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What You Should Know About PrEP for HIV Prevention

HIV became an epidemic in the 1980s and 1990s and is still a worldwide problem. About 1.2M persons are infected with HIV in the U.S. alone, with many of them uninformed of their status. Fortunately, you can avoid contracting this virus by using PrEP in East Village. PrEP is a daily tablet that keeps HIV from spreading throughout your body. Thanks to this prophylactic drug, folks worldwide may now rest easy, recognizing that they are not at risk for getting HIV. In this post, Matt Pabis, MD, will review everything you should know about PrEP for HIV prevention, including when you should consider taking it, when not to, and many more. Continue reading to find out more.

Who Should Consider Getting on PrEP?

Various persons utilize PrEP to stay HIV-free for multiple reasons. You should consult your specialist concerning PrEP if you fall under any of the following categories:

  • You have had several sexual partners
  • Your preferred sex partner is HIV-positive
  • You have been recently treated for a non-oral STI
  • You practice condomless sex, particularly with a companion whose status you do not recognize or who is HIV-positive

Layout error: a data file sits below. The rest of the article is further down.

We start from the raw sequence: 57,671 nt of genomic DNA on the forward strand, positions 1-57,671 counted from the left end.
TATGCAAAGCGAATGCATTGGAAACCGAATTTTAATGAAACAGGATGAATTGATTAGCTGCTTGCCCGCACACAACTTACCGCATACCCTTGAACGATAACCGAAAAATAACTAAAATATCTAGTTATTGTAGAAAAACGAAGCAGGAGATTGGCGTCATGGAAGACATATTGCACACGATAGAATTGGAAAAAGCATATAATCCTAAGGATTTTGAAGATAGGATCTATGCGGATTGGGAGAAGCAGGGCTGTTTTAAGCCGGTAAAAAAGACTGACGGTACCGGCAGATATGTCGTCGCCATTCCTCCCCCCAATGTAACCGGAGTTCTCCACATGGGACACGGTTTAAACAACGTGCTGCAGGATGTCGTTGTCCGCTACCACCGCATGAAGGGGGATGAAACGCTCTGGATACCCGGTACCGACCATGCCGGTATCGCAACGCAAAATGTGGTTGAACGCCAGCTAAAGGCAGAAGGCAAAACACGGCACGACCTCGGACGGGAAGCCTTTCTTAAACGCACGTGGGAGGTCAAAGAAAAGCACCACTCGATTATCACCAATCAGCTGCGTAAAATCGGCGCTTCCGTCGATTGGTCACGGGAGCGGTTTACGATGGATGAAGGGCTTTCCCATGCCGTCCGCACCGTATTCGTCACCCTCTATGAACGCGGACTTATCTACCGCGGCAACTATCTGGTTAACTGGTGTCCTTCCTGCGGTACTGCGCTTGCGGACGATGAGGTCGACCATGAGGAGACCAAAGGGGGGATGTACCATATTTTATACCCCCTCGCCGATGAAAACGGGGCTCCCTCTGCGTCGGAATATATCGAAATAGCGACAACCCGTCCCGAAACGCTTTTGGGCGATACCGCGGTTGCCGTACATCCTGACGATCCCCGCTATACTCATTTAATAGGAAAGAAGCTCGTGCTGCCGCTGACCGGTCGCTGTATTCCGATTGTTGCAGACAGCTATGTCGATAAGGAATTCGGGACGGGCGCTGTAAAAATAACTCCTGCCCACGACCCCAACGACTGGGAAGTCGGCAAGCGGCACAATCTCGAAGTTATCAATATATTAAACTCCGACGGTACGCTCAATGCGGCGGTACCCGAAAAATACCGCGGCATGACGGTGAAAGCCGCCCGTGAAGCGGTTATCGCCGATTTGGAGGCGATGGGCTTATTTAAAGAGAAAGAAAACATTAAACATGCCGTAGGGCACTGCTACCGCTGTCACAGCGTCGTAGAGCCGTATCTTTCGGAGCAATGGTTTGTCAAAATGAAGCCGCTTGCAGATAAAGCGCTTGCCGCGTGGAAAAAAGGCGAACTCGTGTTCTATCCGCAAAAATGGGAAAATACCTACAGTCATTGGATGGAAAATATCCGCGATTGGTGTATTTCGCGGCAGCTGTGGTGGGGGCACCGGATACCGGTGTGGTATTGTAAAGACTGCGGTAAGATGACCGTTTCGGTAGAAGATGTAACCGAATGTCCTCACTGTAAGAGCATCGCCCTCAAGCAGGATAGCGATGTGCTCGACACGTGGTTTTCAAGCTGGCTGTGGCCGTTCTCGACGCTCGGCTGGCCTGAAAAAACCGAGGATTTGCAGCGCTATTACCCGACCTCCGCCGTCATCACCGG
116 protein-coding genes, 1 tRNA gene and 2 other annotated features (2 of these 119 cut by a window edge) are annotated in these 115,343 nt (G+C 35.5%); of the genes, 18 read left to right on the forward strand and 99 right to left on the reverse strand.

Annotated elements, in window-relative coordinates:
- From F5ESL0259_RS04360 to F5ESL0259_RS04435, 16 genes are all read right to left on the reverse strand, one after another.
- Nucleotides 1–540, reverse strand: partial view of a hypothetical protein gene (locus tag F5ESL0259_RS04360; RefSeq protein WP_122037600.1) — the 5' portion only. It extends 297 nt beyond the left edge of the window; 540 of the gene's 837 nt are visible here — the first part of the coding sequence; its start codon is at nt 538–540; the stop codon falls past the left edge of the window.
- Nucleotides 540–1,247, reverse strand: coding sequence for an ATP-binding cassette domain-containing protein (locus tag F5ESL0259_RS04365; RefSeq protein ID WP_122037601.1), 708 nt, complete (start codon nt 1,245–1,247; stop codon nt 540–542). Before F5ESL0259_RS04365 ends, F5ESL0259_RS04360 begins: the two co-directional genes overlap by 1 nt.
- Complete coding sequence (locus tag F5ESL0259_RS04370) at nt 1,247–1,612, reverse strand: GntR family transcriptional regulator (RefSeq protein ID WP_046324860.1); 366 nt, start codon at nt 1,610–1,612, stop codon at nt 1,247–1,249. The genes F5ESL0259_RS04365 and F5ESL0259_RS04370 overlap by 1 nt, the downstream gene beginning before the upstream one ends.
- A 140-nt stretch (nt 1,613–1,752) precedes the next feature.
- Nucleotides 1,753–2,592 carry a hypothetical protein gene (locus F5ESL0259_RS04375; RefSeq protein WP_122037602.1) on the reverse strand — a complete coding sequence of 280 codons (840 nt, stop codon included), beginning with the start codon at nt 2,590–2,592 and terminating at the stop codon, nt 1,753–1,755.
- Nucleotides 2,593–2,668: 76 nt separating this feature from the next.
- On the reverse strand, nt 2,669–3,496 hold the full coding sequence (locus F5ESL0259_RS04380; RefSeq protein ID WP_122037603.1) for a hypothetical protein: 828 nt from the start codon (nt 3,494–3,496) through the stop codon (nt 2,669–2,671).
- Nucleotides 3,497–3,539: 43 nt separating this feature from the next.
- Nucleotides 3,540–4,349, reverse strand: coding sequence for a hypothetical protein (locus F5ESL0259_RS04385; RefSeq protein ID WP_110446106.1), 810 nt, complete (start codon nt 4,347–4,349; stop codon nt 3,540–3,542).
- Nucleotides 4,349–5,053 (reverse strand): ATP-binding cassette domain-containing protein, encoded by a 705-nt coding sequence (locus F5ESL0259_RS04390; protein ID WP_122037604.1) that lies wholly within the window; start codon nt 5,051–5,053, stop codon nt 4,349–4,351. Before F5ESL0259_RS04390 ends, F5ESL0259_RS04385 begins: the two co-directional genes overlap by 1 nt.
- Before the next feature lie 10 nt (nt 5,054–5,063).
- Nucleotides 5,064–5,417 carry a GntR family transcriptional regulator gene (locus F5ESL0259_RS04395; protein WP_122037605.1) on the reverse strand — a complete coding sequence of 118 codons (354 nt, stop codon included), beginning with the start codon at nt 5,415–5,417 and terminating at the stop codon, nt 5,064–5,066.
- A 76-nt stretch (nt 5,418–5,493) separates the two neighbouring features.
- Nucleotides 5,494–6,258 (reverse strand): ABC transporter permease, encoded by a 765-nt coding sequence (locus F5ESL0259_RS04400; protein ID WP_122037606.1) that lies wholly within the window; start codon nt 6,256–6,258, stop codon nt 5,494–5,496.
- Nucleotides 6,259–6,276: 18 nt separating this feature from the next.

• You have used post-exposure prophylaxis (PEP) more than one time in the last 12 months
  • You or your partner use intravenous drugs
  • Your sexual partner fails to wear condoms during intercourse, or using condoms regularly is problematic for you
  • You or your sexual partner practice sex work, or the trading of sex for cash, housing, drugs, or other aid

When Should You Not Consider Using PrEP?

PrEP is a highly efficient HIV prevention tool, but it may not suit you for various reasons. Some of the circumstances where it might not be an option for you include:

  • You have HIV-like symptoms or are HIV-positive
  • You do not intend to take medicine continuously
  • You have kidney problems or poor kidney health

Can PrEP Be Used in Place of Condoms?

PrEP is an antiretroviral therapy that provides an extra layer of protection against HIV. The FDA suggests combining PrEP with condoms to enhance your prevention against HIV, among other STIs.

To enhance your protection against HIV and other STIs, the FDA recommends combining PrEP with condoms. PrEP, on the other hand, may help reduce your chance of catching HIV even if you do not wear a condom. Unfortunately, you may still acquire other STIs, for instance, Hepatitis C.

Does PrEP Have Side Effects?

Most persons who are on PrEP do not suffer any adverse reactions. However, about 10% of individuals who use PrEP have adverse effects, including weight loss, stomach upset, and headaches, but these symptoms usually fade away after several weeks of treatment. You may discuss what side effects to anticipate and how to deal with them with your care provider.

Can You Remain on Prep and Take Birth Control or Hormone Replacements?

Yes. PrEP does not compromise hormone replacement therapy or birth control. If taken consistently, PrEP is an effective way of avoiding contracting HIV. Nevertheless, it is still advisable to practice healthy sexual practices to reduce further your risk of acquiring the virus. To learn more about PrEP and establish if it is appropriate for you, contact Matt Pabis, MD, through mobile or book online.

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